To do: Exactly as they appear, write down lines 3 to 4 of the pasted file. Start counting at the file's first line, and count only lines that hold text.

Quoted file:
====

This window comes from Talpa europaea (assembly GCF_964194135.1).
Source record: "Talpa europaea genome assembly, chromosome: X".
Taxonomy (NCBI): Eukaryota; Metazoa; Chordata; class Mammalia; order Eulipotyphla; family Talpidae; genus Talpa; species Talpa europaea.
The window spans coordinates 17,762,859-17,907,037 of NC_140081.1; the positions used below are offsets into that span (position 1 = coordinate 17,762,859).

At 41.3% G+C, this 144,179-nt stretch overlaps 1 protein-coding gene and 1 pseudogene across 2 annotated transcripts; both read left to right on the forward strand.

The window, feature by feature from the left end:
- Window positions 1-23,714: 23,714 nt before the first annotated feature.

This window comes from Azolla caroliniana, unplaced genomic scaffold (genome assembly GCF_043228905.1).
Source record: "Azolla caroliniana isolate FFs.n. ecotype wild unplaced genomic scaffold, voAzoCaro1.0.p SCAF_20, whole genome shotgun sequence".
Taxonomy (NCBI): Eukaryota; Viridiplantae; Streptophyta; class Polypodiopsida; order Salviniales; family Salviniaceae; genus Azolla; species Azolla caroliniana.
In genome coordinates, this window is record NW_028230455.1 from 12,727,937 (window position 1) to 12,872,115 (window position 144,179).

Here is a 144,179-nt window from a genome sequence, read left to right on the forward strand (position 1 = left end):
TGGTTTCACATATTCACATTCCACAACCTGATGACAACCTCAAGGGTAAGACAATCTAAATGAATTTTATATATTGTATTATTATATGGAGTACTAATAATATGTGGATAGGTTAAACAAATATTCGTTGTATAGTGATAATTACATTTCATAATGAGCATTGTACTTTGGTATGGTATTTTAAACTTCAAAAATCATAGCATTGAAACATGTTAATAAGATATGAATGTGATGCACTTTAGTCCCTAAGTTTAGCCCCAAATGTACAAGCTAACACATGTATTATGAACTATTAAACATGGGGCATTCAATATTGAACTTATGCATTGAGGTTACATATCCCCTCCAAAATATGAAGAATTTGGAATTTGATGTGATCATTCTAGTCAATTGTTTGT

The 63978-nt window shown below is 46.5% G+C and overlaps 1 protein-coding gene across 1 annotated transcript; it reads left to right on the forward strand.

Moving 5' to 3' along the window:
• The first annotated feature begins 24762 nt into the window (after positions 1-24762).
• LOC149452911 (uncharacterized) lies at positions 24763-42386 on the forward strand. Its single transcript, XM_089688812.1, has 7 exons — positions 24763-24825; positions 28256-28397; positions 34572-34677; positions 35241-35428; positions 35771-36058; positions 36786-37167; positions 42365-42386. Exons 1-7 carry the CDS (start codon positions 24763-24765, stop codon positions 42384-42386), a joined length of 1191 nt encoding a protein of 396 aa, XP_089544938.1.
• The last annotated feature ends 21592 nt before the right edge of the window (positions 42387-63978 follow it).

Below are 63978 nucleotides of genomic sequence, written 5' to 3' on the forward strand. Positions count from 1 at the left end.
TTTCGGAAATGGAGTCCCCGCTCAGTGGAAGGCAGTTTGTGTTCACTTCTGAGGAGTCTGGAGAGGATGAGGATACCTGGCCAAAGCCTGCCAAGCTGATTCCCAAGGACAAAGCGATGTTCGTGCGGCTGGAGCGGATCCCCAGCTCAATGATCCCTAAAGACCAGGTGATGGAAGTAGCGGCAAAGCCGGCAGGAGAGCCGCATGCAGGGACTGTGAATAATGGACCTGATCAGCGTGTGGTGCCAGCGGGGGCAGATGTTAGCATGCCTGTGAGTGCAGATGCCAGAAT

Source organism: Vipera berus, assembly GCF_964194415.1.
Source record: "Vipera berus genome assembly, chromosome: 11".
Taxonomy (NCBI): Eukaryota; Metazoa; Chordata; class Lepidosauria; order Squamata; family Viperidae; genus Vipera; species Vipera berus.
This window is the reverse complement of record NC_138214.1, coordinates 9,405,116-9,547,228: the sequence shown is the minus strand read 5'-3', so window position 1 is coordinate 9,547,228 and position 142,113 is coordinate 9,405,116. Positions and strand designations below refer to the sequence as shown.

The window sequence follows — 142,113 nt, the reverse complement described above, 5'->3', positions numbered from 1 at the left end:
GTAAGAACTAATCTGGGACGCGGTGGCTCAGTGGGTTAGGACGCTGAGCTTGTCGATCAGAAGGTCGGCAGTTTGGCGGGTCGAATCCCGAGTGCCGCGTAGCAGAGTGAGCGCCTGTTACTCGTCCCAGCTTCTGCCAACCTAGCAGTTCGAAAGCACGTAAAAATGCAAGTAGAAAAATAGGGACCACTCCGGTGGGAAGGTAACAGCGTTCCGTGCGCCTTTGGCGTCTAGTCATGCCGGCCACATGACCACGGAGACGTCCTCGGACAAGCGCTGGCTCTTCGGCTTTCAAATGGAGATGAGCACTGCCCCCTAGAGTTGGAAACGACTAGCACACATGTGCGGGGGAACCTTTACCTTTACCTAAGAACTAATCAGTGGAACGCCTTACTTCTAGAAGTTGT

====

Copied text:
Taxonomy (NCBI): Eukaryota; Metazoa; Chordata; class Mammalia; order Eulipotyphla; family Talpidae; genus Talpa; species Talpa europaea.
The window spans coordinates 17,762,859-17,907,037 of NC_140081.1; the positions used below are offsets into that span (position 1 = coordinate 17,762,859).